Similarly, bone quality is a determining factor in the success of an implant: the bones of the maxilla (upper jaw) and mandible (lower jaw) are classified according to their location, composition and bone density. They have different resistance, elasticity and tension factors around the implant, directly influencing the success rate of implantation of the dental implant in the bone. It is therefore essential that the implant operation is carried out by a particularly skilled and experienced medical team to ensure that these positioning and bone quality criteria are taken into account. For patients suffering from osteoporosis, implants are not recommended.

Diagnostic errors and medical incompetence

One of the major risks a patient may face when having an implant fitted is incompetence on the part of the dental surgeon. And this applies regardless of the country in which the treatment was provided. The implant may have been placed in the wrong place, incorrectly, making it impossible to position the dental crown it is to receive, or threatening the long-term stability of the dental prosthesis. Incorrect diagnosis, with implantation without bone grafting or sinus lift when the patient’s bone condition requires it, can also occur. These errors can have harmful consequences for both the patient’s mastication and health, causing chronic sinusitis, for example, and forcing the patient to undergo an operation again to remove the implant from the jawbone before it is re-implanted. There are many testimonies from victims of medical or dental errors, revealing not only the suffering of patients, but also their obligation to have paid for the same operation twice. Very few patients have the courage to sue for medical error or take their case to the relevant regulatory bodies. Hence the absolute necessity of carefully choosing a dental clinic and implantologists who are highly experienced and offer the best guarantees of post-operative follow-up.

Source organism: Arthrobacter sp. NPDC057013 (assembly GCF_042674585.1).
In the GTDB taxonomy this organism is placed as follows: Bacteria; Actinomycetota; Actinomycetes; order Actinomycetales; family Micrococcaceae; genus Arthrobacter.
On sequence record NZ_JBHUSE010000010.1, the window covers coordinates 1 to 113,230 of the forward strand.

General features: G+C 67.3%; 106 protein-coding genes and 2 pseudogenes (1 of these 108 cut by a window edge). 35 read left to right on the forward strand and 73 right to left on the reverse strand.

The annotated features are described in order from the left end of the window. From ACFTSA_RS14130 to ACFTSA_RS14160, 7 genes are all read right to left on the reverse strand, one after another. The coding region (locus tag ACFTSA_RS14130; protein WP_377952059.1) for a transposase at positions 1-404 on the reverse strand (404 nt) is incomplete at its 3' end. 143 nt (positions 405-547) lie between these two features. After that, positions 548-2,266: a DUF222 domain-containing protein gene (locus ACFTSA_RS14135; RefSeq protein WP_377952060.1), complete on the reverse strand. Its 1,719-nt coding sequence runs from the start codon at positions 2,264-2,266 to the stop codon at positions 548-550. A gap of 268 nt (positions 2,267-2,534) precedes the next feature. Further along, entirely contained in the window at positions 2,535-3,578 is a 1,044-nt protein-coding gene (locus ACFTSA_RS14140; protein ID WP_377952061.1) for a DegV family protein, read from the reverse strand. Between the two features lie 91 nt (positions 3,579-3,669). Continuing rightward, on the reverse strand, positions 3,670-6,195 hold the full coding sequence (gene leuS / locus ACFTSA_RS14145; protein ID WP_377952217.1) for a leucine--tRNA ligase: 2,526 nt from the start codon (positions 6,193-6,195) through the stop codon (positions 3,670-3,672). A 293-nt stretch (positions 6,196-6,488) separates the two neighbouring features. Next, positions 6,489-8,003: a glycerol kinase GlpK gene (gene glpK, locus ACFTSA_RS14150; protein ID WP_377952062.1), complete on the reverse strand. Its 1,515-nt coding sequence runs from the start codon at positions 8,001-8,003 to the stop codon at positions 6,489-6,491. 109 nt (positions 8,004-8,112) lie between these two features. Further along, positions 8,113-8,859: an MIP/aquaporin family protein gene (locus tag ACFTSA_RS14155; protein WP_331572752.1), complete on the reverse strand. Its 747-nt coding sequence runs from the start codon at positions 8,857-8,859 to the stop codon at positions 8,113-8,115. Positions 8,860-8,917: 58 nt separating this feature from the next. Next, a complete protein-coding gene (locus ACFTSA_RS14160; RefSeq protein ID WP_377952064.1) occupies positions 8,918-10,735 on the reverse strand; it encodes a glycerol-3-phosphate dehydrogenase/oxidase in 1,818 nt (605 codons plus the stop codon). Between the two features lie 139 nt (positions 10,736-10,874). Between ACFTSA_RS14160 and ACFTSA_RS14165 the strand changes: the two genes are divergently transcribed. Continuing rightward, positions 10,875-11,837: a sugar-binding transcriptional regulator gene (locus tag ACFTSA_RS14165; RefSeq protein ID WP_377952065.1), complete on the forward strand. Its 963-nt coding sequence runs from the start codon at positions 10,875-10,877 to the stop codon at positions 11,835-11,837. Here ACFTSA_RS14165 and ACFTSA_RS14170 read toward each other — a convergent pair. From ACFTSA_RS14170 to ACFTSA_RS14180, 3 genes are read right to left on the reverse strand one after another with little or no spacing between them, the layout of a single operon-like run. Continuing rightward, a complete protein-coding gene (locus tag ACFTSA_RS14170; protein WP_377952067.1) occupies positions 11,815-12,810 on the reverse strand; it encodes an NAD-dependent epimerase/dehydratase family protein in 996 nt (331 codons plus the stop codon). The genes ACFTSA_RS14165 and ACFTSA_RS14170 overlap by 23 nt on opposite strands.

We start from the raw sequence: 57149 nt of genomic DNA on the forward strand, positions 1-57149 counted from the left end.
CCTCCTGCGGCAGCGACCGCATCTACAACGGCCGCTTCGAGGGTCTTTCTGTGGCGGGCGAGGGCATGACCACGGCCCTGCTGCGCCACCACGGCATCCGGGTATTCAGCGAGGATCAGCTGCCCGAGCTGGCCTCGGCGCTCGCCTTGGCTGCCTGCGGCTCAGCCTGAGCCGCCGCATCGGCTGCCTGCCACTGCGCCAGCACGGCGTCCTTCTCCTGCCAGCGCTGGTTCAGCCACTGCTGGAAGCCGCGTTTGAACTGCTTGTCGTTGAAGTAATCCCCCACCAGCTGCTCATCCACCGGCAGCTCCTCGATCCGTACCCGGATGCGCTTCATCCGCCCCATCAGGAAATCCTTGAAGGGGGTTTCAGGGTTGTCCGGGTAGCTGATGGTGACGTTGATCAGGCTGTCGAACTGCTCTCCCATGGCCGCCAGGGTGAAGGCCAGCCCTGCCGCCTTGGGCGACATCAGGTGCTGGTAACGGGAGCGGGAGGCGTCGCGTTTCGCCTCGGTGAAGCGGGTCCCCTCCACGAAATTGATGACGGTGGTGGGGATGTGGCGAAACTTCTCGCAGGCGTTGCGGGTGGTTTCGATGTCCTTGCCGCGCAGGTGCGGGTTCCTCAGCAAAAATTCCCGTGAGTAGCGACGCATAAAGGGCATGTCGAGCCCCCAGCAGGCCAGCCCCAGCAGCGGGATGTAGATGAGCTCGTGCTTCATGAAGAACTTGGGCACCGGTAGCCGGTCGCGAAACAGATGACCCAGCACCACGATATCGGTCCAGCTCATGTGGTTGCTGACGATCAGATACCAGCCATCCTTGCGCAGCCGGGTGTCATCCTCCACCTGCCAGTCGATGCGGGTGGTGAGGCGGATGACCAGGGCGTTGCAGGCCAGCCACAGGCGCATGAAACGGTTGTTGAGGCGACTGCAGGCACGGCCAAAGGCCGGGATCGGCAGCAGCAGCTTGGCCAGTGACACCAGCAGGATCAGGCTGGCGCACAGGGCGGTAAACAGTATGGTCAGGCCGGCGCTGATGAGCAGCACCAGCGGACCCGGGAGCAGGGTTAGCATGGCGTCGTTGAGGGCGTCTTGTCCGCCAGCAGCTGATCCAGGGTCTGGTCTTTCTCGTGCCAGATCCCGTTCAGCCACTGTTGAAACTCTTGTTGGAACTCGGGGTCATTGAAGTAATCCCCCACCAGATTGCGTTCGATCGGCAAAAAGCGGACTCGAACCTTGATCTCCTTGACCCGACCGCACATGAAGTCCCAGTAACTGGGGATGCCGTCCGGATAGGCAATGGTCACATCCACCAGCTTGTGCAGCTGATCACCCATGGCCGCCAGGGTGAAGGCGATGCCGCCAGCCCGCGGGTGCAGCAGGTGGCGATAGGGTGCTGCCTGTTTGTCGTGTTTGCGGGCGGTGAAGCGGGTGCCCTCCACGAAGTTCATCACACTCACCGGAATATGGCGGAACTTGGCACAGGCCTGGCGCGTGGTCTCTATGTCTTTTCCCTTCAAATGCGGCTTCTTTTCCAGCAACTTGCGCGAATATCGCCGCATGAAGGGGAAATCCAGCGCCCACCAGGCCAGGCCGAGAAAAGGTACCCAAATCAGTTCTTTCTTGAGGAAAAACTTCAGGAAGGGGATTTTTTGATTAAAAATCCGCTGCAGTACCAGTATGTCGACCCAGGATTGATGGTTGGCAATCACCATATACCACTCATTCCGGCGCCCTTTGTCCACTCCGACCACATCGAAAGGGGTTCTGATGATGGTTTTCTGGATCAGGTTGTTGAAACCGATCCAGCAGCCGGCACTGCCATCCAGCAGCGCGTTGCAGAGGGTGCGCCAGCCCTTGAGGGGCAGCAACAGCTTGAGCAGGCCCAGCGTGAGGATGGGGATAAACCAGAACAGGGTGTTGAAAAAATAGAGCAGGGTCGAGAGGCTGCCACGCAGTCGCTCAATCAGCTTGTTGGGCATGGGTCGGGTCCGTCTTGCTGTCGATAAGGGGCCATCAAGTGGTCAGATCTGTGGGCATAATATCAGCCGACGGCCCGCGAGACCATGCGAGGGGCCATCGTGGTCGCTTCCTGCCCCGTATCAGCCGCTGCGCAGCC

Risks during surgery

Dental implant surgery can entail risks when the implantologist or dental surgeon carries out the procedure. These risks are particularly minimised when the professional complies with all surgical and dental protocols.


There is little risk of bleeding when a dental implant is placed. During insertion, a small section of the gum is cut and lifted, then closed again after implantation. Bleeding is therefore limited, and patients suffering from haemophilia are not candidates for this type of procedure.

Nerve damage